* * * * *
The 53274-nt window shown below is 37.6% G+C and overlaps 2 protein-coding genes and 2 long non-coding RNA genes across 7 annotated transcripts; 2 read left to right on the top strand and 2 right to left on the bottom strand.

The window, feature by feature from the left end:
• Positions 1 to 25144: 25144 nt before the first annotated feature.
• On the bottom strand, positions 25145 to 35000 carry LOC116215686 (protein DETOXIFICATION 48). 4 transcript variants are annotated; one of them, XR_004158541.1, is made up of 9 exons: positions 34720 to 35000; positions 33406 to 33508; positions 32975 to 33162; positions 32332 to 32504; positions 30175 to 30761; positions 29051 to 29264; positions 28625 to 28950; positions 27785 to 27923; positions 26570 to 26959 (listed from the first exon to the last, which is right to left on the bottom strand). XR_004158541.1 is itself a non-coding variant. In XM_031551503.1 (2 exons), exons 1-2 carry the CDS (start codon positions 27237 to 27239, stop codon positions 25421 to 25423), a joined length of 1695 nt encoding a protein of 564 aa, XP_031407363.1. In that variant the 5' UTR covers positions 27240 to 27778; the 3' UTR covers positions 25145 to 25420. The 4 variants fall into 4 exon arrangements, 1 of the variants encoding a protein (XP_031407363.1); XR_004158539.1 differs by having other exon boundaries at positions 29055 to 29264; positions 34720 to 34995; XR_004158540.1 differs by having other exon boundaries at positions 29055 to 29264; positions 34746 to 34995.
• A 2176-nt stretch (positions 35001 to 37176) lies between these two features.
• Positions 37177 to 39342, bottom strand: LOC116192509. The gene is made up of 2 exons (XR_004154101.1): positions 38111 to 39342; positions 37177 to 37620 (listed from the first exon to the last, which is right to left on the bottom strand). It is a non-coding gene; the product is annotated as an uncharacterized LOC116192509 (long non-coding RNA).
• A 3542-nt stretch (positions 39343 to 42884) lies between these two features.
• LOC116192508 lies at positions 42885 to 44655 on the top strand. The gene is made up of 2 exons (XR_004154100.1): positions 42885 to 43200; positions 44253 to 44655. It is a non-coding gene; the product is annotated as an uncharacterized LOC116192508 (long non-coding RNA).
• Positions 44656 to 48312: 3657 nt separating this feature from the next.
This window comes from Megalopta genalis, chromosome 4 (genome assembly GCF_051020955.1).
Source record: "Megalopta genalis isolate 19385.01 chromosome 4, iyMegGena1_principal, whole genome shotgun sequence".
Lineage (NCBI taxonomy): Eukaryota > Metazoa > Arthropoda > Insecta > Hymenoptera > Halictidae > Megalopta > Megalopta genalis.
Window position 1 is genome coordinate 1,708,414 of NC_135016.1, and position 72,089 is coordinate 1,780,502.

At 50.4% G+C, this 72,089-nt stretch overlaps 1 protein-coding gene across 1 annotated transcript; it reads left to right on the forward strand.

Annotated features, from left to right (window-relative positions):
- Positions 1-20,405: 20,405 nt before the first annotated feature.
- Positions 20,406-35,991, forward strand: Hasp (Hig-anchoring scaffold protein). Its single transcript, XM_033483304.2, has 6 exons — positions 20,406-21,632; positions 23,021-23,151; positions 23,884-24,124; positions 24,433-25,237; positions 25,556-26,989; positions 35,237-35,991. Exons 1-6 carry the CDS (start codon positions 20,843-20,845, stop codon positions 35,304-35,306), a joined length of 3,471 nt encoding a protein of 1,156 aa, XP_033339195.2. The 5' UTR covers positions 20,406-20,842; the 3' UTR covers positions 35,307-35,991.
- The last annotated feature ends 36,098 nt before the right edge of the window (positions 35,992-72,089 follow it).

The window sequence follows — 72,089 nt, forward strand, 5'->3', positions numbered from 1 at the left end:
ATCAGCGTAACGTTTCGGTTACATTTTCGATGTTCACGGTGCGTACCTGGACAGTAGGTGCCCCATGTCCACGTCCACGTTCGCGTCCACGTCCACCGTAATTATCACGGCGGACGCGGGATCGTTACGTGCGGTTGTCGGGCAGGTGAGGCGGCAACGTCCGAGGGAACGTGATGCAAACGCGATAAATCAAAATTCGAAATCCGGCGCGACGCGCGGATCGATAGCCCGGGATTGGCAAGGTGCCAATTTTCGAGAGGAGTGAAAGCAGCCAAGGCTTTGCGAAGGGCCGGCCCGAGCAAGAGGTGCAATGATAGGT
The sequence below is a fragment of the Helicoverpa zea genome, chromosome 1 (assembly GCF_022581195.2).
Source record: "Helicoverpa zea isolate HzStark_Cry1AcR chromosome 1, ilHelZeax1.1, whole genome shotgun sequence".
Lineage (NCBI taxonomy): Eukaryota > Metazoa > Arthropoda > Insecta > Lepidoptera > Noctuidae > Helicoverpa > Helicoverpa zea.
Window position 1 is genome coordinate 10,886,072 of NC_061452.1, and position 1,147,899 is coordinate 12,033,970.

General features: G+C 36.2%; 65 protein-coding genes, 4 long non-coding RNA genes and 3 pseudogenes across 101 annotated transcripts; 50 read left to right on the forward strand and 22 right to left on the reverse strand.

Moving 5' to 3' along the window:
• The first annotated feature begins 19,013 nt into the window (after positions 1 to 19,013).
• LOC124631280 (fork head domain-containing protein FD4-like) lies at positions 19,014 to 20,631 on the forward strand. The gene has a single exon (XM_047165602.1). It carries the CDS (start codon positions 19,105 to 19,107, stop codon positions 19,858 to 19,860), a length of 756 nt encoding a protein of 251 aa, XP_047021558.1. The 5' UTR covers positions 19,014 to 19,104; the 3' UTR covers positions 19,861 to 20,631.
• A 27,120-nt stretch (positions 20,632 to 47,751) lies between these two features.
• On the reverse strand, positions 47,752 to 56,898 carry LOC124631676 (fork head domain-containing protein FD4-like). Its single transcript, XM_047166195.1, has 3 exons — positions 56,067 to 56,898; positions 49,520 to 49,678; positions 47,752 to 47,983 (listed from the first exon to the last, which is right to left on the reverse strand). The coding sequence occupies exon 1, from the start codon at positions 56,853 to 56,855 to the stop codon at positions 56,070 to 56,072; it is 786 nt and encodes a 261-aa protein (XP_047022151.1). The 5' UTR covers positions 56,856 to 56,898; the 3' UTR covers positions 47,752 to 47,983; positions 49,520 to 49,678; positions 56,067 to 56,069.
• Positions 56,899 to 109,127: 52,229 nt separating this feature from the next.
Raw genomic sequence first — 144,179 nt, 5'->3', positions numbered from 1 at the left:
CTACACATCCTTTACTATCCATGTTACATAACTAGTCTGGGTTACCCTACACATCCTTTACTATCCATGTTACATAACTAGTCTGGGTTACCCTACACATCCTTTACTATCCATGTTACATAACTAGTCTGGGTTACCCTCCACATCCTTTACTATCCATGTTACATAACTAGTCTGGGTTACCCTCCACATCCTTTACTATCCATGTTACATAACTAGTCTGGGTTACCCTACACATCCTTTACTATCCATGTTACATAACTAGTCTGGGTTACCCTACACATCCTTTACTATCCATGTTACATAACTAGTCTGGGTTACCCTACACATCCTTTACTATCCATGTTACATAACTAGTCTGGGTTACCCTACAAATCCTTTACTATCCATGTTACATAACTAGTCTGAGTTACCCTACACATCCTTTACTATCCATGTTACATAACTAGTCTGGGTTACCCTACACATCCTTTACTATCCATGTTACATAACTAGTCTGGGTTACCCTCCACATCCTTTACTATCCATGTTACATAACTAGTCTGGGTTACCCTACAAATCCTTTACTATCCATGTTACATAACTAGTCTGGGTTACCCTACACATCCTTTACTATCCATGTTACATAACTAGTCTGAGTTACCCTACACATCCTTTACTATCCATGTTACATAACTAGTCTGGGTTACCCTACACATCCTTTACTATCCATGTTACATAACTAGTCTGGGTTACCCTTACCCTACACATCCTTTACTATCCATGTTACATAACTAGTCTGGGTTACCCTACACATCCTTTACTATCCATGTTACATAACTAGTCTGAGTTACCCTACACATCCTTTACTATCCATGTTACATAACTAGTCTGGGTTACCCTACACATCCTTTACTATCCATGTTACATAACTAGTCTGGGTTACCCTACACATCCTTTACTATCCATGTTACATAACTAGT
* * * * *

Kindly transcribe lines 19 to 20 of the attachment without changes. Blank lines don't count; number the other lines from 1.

The window sequence follows — 72,089 nt, forward strand, 5'->3', positions numbered from 1 at the left end:
ATCAGCGTAACGTTTCGGTTACATTTTCGATGTTCACGGTGCGTACCTGGACAGTAGGTGCCCCATGTCCACGTCCACGTTCGCGTCCACGTCCACCGTAATTATCACGGCGGACGCGGGATCGTTACGTGCGGTTGTCGGGCAGGTGAGGCGGCAACGTCCGAGGGAACGTGATGCAAACGCGATAAATCAAAATTCGAAATCCGGCGCGACGCGCGGATCGATAGCCCGGGATTGGCAAGGTGCCAATTTTCGAGAGGAGTGAAAGCAGCCAAGGCTTTGCGAAGGGCCGGCCCGAGCAAGAGGTGCAATGATAGGT